Probably, you have already heard about a burnout more than once. Earlier it was practically not talked about, but recently it’s possible to hear about it more often. And not without reason because over the past few years the world has gone through several upheavals, and it has had a negative impact on each of us.
Today we are going to talk about what emotional burnout is, what causes it, and how to alleviate its symptoms. If you have been suffering from burnout for a long time and if a timely rest doesn’t help improve your health, please, contact a specialist for help.
Emotional burnout is a term coined in 1974 by psychiatrist Herbert Freudenberger. It means a condition of increasing fatigue and emotional exhaustion that occurs due to unprocessed stress from studies, work or social activities.
Previously, this condition was not given proper attention, but since 2019, the WHO and many medical and psychological publications have started to talk about burnout more and more often.
It’s believed that burnout occurs as a result of prolonged stress.
In itself, this condition isn’t considered a disease, but burnout is a factor that can influence the development of various diseases that arise from nerves. Long-term stress isn’t good for anyone, so it’s recommended to avoid this condition or to rest and recover from difficult periods of life and big shocks.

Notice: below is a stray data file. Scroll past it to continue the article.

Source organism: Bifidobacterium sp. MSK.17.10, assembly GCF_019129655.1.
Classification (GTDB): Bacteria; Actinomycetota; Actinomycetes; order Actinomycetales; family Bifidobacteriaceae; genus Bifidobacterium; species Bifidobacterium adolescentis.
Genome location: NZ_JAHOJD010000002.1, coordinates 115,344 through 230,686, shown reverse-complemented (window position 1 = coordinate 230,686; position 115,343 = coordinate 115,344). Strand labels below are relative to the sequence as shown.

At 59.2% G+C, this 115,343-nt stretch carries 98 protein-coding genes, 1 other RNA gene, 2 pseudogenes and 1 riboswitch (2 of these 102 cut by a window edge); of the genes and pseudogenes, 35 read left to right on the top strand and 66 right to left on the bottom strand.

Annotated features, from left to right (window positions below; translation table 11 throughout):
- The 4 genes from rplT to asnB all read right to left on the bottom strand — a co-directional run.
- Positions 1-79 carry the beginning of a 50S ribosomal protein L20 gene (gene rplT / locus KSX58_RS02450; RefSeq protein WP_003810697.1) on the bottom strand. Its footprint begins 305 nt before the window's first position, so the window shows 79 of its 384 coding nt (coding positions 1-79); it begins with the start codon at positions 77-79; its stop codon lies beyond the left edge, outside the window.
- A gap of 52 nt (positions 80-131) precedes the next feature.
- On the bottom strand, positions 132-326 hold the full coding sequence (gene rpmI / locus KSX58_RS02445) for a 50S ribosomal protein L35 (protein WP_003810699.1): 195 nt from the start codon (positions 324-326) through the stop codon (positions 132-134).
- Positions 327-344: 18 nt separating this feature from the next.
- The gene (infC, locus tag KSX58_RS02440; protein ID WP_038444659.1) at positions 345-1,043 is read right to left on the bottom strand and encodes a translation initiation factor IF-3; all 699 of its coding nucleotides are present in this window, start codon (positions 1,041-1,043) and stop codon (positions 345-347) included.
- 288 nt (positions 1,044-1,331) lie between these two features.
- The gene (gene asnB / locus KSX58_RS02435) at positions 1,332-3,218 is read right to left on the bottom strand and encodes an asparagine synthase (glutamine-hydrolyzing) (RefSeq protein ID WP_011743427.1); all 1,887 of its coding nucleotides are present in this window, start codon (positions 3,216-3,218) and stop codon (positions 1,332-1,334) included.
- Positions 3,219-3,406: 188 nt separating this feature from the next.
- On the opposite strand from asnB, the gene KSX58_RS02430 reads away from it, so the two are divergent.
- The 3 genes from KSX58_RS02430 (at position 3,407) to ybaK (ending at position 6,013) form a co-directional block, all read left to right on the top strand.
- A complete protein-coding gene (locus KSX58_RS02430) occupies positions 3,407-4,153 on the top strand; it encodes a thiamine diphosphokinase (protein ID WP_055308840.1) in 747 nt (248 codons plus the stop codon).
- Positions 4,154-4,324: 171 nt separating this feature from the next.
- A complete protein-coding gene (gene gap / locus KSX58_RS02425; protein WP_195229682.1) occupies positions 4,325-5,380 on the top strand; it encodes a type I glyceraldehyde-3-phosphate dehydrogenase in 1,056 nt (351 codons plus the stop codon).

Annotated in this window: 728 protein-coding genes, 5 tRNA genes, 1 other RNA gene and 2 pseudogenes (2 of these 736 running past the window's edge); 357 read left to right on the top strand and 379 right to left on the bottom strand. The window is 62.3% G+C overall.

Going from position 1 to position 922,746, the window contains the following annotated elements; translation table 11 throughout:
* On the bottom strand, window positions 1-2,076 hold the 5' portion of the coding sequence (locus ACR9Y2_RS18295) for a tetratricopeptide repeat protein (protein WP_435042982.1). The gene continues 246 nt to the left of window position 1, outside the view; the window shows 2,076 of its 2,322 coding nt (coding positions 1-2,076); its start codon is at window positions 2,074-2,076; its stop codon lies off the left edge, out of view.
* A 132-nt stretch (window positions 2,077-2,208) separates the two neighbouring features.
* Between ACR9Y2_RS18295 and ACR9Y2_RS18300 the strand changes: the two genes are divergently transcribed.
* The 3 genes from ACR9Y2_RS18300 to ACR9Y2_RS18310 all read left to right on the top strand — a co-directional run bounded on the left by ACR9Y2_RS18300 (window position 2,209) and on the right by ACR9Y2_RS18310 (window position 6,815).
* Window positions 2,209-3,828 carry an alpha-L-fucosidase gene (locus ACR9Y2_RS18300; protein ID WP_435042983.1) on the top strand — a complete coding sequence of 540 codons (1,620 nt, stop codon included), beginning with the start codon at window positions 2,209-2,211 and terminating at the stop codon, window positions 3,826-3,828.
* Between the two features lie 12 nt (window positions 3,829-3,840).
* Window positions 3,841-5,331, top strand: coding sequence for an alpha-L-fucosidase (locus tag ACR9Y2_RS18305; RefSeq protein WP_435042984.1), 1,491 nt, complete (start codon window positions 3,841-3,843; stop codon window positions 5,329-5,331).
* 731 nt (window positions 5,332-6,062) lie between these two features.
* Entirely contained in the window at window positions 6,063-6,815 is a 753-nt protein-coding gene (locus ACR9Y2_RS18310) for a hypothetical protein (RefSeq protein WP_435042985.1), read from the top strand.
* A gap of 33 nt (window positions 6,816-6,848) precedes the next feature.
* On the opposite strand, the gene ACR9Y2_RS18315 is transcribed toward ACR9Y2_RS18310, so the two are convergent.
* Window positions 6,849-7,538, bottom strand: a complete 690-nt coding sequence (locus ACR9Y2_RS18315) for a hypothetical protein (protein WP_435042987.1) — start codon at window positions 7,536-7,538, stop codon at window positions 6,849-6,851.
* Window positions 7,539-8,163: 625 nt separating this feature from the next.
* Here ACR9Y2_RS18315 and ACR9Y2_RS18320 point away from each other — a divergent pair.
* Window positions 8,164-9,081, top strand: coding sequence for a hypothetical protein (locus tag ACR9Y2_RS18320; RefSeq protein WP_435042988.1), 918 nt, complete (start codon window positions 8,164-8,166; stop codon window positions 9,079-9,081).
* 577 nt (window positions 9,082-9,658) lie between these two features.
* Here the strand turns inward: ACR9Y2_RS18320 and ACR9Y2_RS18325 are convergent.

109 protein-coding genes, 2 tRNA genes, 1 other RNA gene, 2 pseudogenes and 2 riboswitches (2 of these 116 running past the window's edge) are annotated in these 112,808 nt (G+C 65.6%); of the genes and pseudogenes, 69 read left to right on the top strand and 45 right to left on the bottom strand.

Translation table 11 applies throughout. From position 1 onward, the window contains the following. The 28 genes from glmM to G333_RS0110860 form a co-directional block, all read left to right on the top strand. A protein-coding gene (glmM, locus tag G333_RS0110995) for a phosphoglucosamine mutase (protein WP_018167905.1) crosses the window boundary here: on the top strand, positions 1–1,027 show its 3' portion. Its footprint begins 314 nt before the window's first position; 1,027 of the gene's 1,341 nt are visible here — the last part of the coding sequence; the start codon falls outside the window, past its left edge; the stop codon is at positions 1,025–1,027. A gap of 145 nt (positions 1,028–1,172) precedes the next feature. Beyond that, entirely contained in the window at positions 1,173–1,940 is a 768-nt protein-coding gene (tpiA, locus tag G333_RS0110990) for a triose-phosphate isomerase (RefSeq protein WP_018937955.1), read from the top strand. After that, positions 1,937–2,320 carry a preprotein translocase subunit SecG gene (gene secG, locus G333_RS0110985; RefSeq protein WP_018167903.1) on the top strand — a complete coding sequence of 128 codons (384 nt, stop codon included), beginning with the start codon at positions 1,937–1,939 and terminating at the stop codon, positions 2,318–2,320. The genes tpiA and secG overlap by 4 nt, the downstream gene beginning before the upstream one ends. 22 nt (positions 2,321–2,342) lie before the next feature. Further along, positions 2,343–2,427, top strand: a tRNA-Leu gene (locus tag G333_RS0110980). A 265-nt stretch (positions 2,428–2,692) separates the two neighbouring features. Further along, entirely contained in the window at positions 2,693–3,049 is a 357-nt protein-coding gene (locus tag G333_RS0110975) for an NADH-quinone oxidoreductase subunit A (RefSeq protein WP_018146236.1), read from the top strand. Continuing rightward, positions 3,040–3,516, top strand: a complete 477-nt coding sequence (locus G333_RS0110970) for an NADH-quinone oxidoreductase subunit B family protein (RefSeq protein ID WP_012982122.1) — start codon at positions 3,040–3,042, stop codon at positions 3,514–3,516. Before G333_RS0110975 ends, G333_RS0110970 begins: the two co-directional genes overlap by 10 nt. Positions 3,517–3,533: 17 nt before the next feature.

It’s considered that the modern world because of its overload and the speed of life inevitably creates conditions for the development of emotional burnout. Long working days, constant scrolling of social networks, absence of lively communication, proper sleep and proper rest – all this leads to a stress condition because our psyche cannot adapt to the surroundings and simply cannot cope with such pressure from all sides.
There are a number of external and internal factors that can lead to this condition.
External factors of burnout:
- Unsatisfying wage.
- A stressful work schedule and increased workload.
- Presence of distractions that do not allow one to concentrate on the work or household task.
- Constant deadlines that cannot be met.
- Lack of job satisfaction.
- Unhealthy atmosphere in a team or family: conflicts, pressure or isolation.
Internal factors of burnout:
- Fear of letting down friends, acquaintances or colleagues.
- Pressure of authority from relatives or superiors.
- Hyper-responsibility in front of the whole world.
- Negative beliefs, such as “I have to work overtime, otherwise I will run out of money and I will starve to death”.
- The attitude that work is the most important thing in life, and everything else goes into the background.
If you are constantly in such an environment, there is a high probability that burnout will overtake you. That’s why it’s worth monitoring your well-being on a daily basis to take a break or seek help in time.
It can be difficult to track the first signs of burnout, especially without outside help. This condition comes gradually, and the process is like a slow downward spiral to the “emotional bottom”.